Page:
The Saudi acknowledgement of the attack came hours after Yahia Sarie, a military spokesman for the Houthis, issued a video statement claiming the rebels launched 10 bomb-laden drones targeting the field in their “biggest-ever” operation. He threatened more attacks would be coming.

New drones and missiles displayed in July 2019 by Yemen’s Houthi-allied armed forces
Today’s attack is a check mate move against the Saudis. Shaybah is some 1,200 kilometers (750 miles) from Houthi-controlled territory. There are many more important economic targets within that range:

The field’s distance from rebel-held territory in Yemen demonstrates the range of the Houthis’ drones. U.N. investigators say the Houthis’ new UAV-X drone, found in recent months during the Saudi-led coalition’s war in Yemen, likely has a range of up to 1,500 kilometers (930 miles). That puts Saudi oil fields, an under-construction Emirati nuclear power plant and Dubai’s busy international airport within their range.Unlike sophisticated drones that use satellites to allow pilots to remotely fly them, analysts believe Houthi drones are likely programmed to strike a specific latitude and longitude and cannot be controlled once out of radio range. The Houthis have used drones, which can be difficult to track by radar, to attack Saudi Patriot missile batteries, as well as enemy troops.

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Russia’s Sound Proposal for Gulf Peace, by the Strategic Culture Editorial Board

Russia’s proposal makes a lot more sense than anything Trump and Israel have proposed. From the Strategic Culture Editorial Board at strategic-culture.org:

There is an eminently reasonable and feasible way to avoid conflict in the Persian Gulf, and to secure peace. The principles of multilateralism and international law must be adhered to. It seems almost astounding that one has to appeal for such obvious basic norms.

Fortunately, Russia has presented a roadmap for implementing a security concept in the vital waterway based on the above principles.

Russia’s deputy envoy to the United Nations, Dmitry Polyansky, outlined a possible international coalition to provide security for commercial shipping through the strategically important Persian Gulf. The narrow outlet accounts for up to 30 per cent of all globally shipped oil on a daily basis. Virtually every nation has a stake in the safe passage of tankers. Any disruption would have huge negative consequences for the world economy, impacting all nations.

The Russian proposal, which has been submitted to the UN Security Council, is currently being considered by various parties. Crucially, the security concept put forward by Moscow relies on the participation of the Gulf nations, including Iran. Rather than being led by an outside power, the Russian proposal envisages a region-led effort.

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The Anglo-American Origins of Color Revolutions & NED, by Matthew Ehret

If there’s upheaval in any country the US government doesn’t like, you can be almost positive that American and British intelligence agencies and non-governmental organizations are playing a part. From Matthew Ehret at strategic-culture.org:

A few years ago, very few people understood the concept behind color revolutions.

Had Russia and China’s leadership not decided to unite in solidarity in 2012 when they began vetoing the overthrow of Bashar al Assad in Syria- followed by their alliance around the Belt and Road Initiative, then it is doubtful that the color revolution concept would be as well-known as it has become today.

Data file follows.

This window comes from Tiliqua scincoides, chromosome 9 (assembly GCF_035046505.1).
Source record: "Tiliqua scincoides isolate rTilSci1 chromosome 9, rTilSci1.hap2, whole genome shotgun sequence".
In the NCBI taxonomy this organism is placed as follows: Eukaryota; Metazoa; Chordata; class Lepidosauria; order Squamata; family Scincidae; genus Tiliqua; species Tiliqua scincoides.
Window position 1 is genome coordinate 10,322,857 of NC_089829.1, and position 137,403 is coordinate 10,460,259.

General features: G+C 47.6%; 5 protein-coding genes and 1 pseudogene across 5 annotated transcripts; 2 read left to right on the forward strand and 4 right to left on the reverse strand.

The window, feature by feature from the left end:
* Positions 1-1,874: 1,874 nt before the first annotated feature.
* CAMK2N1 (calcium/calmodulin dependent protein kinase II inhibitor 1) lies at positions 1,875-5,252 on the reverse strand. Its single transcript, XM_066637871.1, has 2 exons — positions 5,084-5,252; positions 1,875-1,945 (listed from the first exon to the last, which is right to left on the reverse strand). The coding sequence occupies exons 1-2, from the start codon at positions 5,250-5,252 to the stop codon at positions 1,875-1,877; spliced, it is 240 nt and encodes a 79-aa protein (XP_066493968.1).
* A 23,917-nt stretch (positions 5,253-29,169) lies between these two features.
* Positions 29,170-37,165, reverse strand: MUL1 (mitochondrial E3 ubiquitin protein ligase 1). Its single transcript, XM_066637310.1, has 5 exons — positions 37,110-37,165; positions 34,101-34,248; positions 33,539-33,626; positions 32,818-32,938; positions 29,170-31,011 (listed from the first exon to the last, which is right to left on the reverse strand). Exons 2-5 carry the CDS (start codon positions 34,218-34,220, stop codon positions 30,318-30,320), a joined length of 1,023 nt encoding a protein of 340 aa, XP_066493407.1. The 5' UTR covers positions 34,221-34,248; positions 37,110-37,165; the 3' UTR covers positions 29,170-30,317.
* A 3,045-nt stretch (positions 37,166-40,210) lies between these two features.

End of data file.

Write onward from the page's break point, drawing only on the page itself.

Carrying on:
At that time, Russia and China realized that they had no choice but to go on the counter offensive, since the regime change operations and colour revolutions orchestrated by such organizations as the CIA-affiliated National Endowment for Democracy (NED) and Soros Open Society Foundations were ultimately designed to target them as those rose, orange, green or yellow revolution efforts in Georgia, Ukraine, Iran or Hong Kong were always recognized as weak points on the periphery of the threatened formation of a great power alliance of sovereign Eurasian nations that would have the collective power to challenge the power of the Anglo-American elite based in London and Wall Street.

Russia’s 2015 expulsion of 12 major conduits of color revolution included Soros’ Open Society Foundation as well as the NED was a powerful calling out of the enemy with the Foreign Ministry calling them “a threat to the foundations of Russia’s Constitutional order and national security”. This resulted in such fanatical calls by George Soros for a $50 billion fund to counteract Russia’s interference in defense of Ukraine’s democracy. Apparently the $5 billion spent by the NED in Ukraine was not nearly enough (1).

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US Axis of Aggression in Gulf, by Finian Cunningham

US government-led “coalitions” often have less to them than is claimed. The latest coalition turns out to be the usual suspects in the Middle East: the US, the UK, and Israel. From Finian Cunningham at strategic-culture.org:

When Washington announced a few weeks ago the formation of a maritime “international coalition” to “protect shipping” in the Persian Gulf, many observers were skeptical. Now skepticism has rightly turned to alarm, as the proposed US-led “coalition” transpires to comprise a grand total of just three nations: the US, Britain and Israel.

The term “coalition” has always been a weasel word used by Washington to give its military operations around the world a veneer of international consensus and moral authority. If the US goes ahead with deploying forces in the Persian Gulf the guise of “coalition” is threadbare. It will be seen for what it is: naked aggression.

Iran promptly warned that if the US, Britain and Israel move on their intention to deploy in the Persian Gulf, it will not hesitate to defend itself from a “clear threat”.

Britain has ordered this week another warship, HMS Kent, to the Gulf. The move, significantly, occurred as Trump’s hawkish national security advisor John Bolton was in London for two-day official meetings with PM Boris Johnson and other senior ministers. Bolton praised Britain’s decision to join the US-led Operation Sentinel mission, rather than an alternative proposed European naval mission. It’s not clear if HMS Kent is simply replacing another British warship in the Gulf, HMS Duncan, or if this is a further buildup in force. Either way, the line up of US, Britain and reportedly Israel is a foreboding potential offensive.